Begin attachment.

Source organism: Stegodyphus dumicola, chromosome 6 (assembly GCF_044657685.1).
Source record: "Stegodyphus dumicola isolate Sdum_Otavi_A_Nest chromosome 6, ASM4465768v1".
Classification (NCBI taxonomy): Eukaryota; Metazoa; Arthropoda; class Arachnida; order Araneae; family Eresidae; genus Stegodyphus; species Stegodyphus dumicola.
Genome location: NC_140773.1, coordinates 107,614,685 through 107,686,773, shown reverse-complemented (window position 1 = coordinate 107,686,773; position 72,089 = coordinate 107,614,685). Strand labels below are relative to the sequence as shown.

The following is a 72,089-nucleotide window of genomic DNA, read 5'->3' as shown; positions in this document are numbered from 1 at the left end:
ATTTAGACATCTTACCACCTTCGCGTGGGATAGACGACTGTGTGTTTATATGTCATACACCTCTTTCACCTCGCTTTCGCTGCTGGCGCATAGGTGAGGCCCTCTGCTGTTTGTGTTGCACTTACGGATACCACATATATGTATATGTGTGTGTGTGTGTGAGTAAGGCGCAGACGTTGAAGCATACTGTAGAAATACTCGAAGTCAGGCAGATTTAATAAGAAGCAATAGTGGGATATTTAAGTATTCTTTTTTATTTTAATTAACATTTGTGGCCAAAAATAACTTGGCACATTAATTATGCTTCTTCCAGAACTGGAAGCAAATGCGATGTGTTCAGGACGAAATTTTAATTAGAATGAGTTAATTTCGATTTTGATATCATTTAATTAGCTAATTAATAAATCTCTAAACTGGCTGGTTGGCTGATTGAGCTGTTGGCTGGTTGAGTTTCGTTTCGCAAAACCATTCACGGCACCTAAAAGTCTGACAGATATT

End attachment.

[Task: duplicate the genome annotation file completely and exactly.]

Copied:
Source organism: Stegodyphus dumicola, chromosome 6 (assembly GCF_044657685.1).
Source record: "Stegodyphus dumicola isolate Sdum_Otavi_A_Nest chromosome 6, ASM4465768v1".
Classification (NCBI taxonomy): Eukaryota; Metazoa; Arthropoda; class Arachnida; order Araneae; family Eresidae; genus Stegodyphus; species Stegodyphus dumicola.
Genome location: NC_140773.1, coordinates 107,614,685 through 107,686,773, shown reverse-complemented (window position 1 = coordinate 107,686,773; position 72,089 = coordinate 107,614,685). Strand labels below are relative to the sequence as shown.

The following is a 72,089-nucleotide window of genomic DNA, read 5'->3' as shown; positions in this document are numbered from 1 at the left end:
ATTTAGACATCTTACCACCTTCGCGTGGGATAGACGACTGTGTGTTTATATGTCATACACCTCTTTCACCTCGCTTTCGCTGCTGGCGCATAGGTGAGGCCCTCTGCTGTTTGTGTTGCACTTACGGATACCACATATATGTATATGTGTGTGTGTGTGTGAGTAAGGCGCAGACGTTGAAGCATACTGTAGAAATACTCGAAGTCAGGCAGATTTAATAAGAAGCAATAGTGGGATATTTAAGTATTCTTTTTTATTTTAATTAACATTTGTGGCCAAAAATAACTTGGCACATTAATTATGCTTCTTCCAGAACTGGAAGCAAATGCGATGTGTTCAGGACGAAATTTTAATTAGAATGAGTTAATTTCGATTTTGATATCATTTAATTAGCTAATTAATAAATCTCTAAACTGGCTGGTTGGCTGATTGAGCTGTTGGCTGGTTGAGTTTCGTTTCGCAAAACCATTCACGGCACCTAAAAGTCTGACAGATATT